Breaking News

Travel PH | Poyoy Could be Among Capiz' First Exotic Seafood

The growing awareness of the local folks in various aspects of community living, arts, traditions, culture, food and the uniqueness of such when shared to others, as always, became the basis for comparison as to what one place has to offer that the other cannot.  Just like the seafood coming from Capiz an dhow it differ from other seafood sources or places in the rest of the country, makes one think who's got the better produce and who deserves to be labeled as the "seafood capital of the Philippines".  By far, Capiz Province has been identified and officially tagged as the country's seafood haven by five national agencies.  In the early 1980's, the Department of Agriculture (DA - where the Bureau of Fisheries belongs) and the Department of Trade and Industry (DTI) were the first to declare Capiz as the "seafood capital" of the Philippines.  This was followed by the Department of Environment and Natural Resources (DENR), then the Department of Agrarian Reform (DAR), even by the Department of Transportation and Communication (DOTC) (then - editor).  Citing the low incidences of the "red tide" scare in the waters of Capiz since its onset in the 1980's, the presence of the so called "brackish waters" in bigger areas (the kind of water combination of fresh and salty where most species thrive) and the fact that we supply almost 60% of the fish requirement of Divisoria, are reasons enough to justify such national image.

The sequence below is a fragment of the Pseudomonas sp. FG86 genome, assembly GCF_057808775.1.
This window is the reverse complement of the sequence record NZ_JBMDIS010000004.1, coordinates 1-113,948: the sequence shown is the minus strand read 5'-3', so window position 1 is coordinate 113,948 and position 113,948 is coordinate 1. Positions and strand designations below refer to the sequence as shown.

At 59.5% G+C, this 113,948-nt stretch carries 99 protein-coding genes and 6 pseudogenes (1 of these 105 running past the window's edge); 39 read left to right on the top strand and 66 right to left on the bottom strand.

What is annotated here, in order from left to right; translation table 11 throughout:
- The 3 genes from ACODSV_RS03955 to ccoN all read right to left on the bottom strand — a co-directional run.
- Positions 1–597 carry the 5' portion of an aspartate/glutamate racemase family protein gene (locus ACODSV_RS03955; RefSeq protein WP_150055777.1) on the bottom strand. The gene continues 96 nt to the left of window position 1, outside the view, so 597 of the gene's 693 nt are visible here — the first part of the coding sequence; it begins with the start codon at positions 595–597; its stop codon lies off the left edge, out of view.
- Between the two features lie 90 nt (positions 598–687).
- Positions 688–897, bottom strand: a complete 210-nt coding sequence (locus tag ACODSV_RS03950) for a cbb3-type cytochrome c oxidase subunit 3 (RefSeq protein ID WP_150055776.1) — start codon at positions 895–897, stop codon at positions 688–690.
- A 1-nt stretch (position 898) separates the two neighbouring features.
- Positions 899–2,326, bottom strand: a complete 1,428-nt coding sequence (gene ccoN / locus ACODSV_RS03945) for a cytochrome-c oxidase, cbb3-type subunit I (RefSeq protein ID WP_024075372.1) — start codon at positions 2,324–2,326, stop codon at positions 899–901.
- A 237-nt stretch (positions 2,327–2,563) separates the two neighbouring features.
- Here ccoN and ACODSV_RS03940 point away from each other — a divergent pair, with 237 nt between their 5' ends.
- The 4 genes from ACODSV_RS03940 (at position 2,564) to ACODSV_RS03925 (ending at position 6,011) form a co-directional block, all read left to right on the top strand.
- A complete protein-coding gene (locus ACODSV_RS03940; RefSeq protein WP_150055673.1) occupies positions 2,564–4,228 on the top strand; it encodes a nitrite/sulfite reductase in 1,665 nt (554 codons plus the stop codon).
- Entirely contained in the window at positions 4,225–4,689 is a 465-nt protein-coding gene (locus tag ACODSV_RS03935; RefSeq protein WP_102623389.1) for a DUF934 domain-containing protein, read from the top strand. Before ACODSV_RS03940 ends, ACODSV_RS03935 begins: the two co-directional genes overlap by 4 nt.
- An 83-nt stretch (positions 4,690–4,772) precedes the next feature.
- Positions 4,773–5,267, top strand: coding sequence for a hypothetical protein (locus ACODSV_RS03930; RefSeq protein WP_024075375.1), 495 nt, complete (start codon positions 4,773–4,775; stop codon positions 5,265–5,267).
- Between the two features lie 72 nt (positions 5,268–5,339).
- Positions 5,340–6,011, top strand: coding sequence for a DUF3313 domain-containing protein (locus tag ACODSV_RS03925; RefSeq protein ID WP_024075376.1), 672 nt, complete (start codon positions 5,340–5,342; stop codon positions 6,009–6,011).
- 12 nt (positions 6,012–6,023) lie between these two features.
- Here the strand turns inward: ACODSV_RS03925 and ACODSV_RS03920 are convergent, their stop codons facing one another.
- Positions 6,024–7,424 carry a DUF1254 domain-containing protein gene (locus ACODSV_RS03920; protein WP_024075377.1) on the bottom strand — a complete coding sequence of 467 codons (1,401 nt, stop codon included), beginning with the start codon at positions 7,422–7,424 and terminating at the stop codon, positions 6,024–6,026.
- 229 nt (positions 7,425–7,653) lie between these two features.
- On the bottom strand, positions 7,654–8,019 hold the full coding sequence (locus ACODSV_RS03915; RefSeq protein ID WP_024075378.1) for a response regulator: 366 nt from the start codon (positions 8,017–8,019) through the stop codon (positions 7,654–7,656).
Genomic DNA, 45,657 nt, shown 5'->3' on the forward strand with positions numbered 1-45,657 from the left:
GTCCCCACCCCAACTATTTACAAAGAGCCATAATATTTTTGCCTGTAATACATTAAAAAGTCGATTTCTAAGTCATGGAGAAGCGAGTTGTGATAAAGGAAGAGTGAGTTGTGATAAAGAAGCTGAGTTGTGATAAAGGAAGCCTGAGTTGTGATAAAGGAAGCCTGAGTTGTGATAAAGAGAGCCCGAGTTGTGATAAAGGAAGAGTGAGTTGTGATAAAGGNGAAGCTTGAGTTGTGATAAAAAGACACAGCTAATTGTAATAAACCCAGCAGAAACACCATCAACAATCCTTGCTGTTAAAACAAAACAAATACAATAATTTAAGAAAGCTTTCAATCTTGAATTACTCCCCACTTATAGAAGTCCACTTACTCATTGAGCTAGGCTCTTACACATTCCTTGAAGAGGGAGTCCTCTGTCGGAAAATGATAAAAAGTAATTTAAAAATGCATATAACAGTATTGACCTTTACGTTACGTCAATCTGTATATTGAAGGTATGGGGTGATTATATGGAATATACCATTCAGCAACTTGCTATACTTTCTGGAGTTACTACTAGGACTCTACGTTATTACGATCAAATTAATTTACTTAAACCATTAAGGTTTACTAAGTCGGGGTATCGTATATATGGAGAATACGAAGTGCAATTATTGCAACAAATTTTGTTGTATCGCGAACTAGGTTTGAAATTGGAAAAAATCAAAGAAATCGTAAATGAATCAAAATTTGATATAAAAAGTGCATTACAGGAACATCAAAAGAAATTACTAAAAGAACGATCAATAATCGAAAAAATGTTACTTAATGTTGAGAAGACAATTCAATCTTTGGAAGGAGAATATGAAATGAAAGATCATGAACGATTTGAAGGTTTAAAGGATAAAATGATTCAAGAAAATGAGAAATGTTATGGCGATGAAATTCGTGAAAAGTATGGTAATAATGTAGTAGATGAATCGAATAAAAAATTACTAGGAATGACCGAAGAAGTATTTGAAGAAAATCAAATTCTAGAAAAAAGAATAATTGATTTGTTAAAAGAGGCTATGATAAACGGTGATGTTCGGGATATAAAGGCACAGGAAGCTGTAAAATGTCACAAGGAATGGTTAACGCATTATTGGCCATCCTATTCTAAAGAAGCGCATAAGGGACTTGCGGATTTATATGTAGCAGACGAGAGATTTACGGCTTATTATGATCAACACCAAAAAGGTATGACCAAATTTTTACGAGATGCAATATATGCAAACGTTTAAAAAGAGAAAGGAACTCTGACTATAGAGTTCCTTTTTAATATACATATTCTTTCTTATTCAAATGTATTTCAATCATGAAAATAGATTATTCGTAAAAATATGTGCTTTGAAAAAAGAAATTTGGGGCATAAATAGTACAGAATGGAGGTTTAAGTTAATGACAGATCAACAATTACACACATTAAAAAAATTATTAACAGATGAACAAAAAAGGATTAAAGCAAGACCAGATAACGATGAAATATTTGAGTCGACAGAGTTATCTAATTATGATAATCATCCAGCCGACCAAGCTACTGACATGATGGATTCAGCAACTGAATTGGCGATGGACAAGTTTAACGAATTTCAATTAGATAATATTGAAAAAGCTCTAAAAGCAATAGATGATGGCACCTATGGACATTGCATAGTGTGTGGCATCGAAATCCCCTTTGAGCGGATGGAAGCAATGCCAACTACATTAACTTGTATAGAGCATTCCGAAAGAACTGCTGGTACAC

Another development in the ocurse of sustaining the "seafood capital" image of Capiz in the country is the discovery of an abundant "sea eel like" sea dwellers found in the brackish waters of the municipality of President Roxas.  Locally called as "Poyoy", this "Brackish Eel" (English name) which is the smaller version of the sea eel, usually thrive in brackish waters as its name indicates.  Poyoy is a priced sea catch as it is easily sold, as it is reasonably priced, which is a native favorite dish of the locals and sought-after "chews" by street food lovers and amongst passer-bys including those who finds it best when served as "pulutan" in a drinking spree.  Usually cooked after being marinated with flour and seasoning, the "Poyoy" is either cut into pieces and deep fried in a boiling oil or directly pierced in bamboo sticks, cooked in a firy charcoal and lavishly brushed with mixed flavorings of vinegar, soy sauce, kalamansi and spices.  The taste and smell is so good, one cannot help but try one more than as expected, particularly for first timers.  The name "poyoy" may sound funny, but mind you, could be one Capiz' exotic seafood in the days to come and the town of President Roxas would have it first.


Words by Alger Inocencio (Sr. Tourism Officer - Roxas City)
Image by Collin Yap